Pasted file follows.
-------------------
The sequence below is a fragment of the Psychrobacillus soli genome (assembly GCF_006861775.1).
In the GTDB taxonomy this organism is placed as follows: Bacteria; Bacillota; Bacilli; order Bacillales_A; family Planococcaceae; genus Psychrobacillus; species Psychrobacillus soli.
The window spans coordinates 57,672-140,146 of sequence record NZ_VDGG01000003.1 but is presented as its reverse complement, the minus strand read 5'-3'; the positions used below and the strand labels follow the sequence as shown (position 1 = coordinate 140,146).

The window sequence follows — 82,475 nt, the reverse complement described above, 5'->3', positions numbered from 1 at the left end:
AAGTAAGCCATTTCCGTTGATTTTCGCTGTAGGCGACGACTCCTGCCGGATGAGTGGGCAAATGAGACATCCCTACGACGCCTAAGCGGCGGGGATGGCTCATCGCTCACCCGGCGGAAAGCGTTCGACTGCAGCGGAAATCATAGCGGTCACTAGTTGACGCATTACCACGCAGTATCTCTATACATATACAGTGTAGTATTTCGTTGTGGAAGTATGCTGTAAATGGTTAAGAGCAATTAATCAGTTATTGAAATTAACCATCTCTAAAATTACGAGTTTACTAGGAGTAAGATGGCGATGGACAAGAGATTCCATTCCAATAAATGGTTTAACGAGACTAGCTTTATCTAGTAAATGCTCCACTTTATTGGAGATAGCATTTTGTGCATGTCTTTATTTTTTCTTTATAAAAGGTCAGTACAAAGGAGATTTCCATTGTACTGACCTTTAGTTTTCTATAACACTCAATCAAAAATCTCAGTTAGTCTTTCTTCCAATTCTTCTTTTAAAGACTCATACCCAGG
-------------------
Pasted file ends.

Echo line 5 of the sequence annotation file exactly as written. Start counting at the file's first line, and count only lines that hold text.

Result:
AAGTAAGCCATTTCCGTTGATTTTCGCTGTAGGCGACGACTCCTGCCGGATGAGTGGGCAAATGAGACATCCCTACGACGCCTAAGCGGCGGGGATGGCTCATCGCTCACCCGGCGGAAAGCGTTCGACTGCAGCGGAAATCATAGCGGTCACTAGTTGACGCATTACCACGCAGTATCTCTATACATATACAGTGTAGTATTTCGTTGTGGAAGTATGCTGTAAATGGTTAAGAGCAATTAATCAGTTATTGAAATTAACCATCTCTAAAATTACGAGTTTACTAGGAGTAAGATGGCGATGGACAAGAGATTCCATTCCAATAAATGGTTTAACGAGACTAGCTTTATCTAGTAAATGCTCCACTTTATTGGAGATAGCATTTTGTGCATGTCTTTATTTTTTCTTTATAAAAGGTCAGTACAAAGGAGATTTCCATTGTACTGACCTTTAGTTTTCTATAACACTCAATCAAAAATCTCAGTTAGTCTTTCTTCCAATTCTTCTTTTAAAGACTCATACCCAGG